Covers causes and symptoms of seasonal affective disorder (SAD), also known as winter depression. Includes info on bright light therapy and dawn simulation treatment. Discusses the use of melatonin, antidepressants, and counseling.
Seasonal Affective Disorder (SAD)
What is seasonal affective disorder (SAD)?
Seasonal affective disorder, or SAD, is a type of
depression that occurs during the same
season each year. You may have SAD if you felt depressed during the last two winters but felt much better in
spring and summer.
Anyone can get SAD, but it's more common in:
People who live far from the equator, where winter daylight hours
are very short.
People between the ages of 15 and 55.
The risk of getting SAD for the first time goes down as you age.
People who have a close relative with SAD.
SAD is sometimes called winter depression or seasonal depression.
What causes SAD?
Experts aren't sure what causes
SAD. But they think it may be caused by a lack of sunlight. Lack of light may:
Upset your "biological clock," which controls your sleep-wake pattern and other circadian rhythms.
Symptoms come and go at about the same time each year.
Most people with SAD start to have symptoms in September or October and feel better by
April or May.
How is SAD diagnosed?
It can sometimes be hard to
tell the difference between SAD and other types of depression because many of the
symptoms are the same. To diagnose SAD, your doctor will ask
You have been depressed during the same
season and have gotten better when the seasons changed for at least 2 years in
You have symptoms that often occur with SAD, such as being
very hungry (especially craving carbohydrates), gaining weight, and sleeping
more than usual.
A close relative—a parent, brother, or sister—has
You may need to have blood tests to rule out other conditions that can cause similar symptoms, such as low thyroid (hypothyroidism).
Your doctor may also do a mental health assessment to get a better idea of how you feel and how well you are able to think, reason, and remember.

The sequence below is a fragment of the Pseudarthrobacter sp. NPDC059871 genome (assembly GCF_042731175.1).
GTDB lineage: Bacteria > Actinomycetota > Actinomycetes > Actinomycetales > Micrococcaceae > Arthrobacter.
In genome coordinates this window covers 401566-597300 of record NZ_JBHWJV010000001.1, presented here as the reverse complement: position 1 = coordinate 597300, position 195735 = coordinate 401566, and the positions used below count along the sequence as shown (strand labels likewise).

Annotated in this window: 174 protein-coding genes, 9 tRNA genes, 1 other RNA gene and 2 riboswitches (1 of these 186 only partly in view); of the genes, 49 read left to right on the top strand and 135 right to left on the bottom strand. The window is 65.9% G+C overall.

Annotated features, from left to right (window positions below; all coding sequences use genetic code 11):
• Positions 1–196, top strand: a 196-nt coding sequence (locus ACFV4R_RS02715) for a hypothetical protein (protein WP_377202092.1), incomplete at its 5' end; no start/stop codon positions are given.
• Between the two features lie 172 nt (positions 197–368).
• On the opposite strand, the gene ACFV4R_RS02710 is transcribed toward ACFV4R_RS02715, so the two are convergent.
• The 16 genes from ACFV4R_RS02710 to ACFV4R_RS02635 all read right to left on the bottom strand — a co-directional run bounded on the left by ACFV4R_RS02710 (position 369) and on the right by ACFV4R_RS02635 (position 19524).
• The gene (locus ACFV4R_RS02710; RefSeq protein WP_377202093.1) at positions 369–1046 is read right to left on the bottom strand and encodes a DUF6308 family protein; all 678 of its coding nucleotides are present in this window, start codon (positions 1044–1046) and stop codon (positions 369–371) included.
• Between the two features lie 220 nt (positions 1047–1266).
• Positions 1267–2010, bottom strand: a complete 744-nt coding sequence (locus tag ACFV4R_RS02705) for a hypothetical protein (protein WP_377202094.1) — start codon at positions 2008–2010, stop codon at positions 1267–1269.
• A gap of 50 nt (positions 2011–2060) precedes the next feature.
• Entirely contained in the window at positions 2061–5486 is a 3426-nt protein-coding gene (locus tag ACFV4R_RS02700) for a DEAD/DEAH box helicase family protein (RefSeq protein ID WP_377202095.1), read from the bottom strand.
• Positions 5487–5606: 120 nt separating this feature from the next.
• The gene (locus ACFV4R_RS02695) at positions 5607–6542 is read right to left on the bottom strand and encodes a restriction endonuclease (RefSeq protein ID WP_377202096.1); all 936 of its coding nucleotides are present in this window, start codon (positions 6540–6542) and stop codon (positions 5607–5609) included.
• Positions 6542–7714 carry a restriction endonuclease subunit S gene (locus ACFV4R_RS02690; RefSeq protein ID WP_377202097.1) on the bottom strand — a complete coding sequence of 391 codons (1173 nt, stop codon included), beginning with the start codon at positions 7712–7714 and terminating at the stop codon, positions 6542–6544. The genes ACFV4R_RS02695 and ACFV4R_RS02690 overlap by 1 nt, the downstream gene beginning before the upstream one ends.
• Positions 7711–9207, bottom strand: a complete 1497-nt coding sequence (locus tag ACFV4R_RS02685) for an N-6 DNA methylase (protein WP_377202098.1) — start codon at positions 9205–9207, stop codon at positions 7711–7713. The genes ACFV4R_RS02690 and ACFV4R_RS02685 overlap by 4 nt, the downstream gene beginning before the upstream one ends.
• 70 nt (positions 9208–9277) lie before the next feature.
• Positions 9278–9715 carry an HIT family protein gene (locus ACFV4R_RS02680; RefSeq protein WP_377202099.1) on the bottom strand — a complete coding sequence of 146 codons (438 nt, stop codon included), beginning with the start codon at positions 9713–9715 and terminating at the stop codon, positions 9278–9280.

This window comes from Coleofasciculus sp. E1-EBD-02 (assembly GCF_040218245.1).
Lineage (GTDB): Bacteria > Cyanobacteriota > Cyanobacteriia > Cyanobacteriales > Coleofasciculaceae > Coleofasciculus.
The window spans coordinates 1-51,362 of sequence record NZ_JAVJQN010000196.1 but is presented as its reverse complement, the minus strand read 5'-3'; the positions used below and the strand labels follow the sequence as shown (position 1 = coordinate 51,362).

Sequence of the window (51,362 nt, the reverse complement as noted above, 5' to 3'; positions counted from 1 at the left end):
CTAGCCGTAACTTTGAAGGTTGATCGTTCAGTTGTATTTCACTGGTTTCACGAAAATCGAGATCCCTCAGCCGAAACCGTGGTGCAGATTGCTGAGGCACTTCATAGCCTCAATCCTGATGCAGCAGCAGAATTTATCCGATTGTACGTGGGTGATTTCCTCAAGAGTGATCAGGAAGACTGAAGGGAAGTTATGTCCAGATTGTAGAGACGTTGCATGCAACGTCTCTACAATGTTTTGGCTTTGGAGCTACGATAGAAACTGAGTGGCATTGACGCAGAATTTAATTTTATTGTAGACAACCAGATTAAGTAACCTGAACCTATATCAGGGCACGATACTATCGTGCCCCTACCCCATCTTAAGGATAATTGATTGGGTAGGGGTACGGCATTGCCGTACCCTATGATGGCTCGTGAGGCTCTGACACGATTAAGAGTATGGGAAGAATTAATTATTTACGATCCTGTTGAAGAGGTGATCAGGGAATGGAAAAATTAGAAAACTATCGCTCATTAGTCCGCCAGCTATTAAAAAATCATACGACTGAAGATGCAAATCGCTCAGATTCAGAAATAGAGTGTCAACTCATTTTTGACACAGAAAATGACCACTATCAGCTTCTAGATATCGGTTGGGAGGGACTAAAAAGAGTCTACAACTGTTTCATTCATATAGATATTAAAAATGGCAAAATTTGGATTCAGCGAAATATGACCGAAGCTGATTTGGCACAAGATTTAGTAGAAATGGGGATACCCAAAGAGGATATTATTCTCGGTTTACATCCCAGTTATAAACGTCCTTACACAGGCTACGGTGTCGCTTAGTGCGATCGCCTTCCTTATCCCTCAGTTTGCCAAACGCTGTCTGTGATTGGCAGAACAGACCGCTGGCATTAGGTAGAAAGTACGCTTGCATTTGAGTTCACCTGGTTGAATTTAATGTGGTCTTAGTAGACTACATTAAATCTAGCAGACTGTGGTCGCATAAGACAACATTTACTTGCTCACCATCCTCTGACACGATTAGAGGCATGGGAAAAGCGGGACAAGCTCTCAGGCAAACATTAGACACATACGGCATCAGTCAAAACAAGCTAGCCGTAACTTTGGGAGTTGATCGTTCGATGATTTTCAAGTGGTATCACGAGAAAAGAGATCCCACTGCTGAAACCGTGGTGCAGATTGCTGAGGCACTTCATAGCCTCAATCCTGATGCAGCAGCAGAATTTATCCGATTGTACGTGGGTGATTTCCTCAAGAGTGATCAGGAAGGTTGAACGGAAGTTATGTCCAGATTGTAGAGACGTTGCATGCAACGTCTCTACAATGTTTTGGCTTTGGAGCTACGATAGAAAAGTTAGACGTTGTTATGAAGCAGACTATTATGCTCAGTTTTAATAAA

How is it treated?
Light therapy is the main treatment for SAD. Medicines and counseling may also help.
Experts think light therapy works by resetting your biological clock. It helps most people who have SAD, and it's easy to use.
There are two types of light therapy:
Bright light treatment. For this treatment,
you place the light box at a certain distance from you on a desk or table. Then you sit in front of it while you read, eat breakfast, or work at a computer.
Dawn simulation. For this treatment, a dim light goes on
in the morning while you sleep, and it gets brighter over time, like a sunrise.
Light boxes use fluorescent lights that are brighter than indoor lights but not as bright as sunlight. Ultraviolet lights, full-spectrum lights, tanning lamps, and heat lamps should not be used.
Light therapy is usually prescribed for 30 minutes to 2 hours a day. The amount of time depends on how strong the light is and on whether you are starting out or are have been using it for a while.
You may start to feel better within a week or so after you
start light therapy. But you need to stay with it and use it every day until
the season changes. If you don't, your depression could come back.